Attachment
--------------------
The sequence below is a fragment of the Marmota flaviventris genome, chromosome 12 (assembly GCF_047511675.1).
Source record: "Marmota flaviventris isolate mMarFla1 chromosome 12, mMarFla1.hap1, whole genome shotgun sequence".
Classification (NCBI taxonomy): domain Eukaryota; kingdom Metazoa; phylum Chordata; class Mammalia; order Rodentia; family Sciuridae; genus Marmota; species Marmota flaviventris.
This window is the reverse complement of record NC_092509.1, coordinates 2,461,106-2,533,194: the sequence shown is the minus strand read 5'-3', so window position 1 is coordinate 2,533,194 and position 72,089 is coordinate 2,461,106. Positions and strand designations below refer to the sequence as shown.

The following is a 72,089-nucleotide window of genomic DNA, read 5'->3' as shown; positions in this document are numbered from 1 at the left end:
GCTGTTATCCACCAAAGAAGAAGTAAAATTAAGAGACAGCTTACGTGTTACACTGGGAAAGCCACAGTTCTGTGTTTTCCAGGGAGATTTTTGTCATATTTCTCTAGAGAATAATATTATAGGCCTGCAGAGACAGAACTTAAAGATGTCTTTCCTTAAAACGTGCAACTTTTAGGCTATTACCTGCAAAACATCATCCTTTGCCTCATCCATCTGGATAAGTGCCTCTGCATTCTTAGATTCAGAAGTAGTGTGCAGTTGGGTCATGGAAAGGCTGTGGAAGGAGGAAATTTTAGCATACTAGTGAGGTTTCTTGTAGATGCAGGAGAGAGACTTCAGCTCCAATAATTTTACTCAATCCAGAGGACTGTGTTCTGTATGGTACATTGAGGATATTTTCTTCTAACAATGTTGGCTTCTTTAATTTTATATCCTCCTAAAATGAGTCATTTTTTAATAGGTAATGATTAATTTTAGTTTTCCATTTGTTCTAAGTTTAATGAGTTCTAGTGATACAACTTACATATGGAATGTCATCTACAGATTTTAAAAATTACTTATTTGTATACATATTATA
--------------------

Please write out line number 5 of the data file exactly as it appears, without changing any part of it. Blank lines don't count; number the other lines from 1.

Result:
The following is a 72,089-nucleotide window of genomic DNA, read 5'->3' as shown; positions in this document are numbered from 1 at the left end: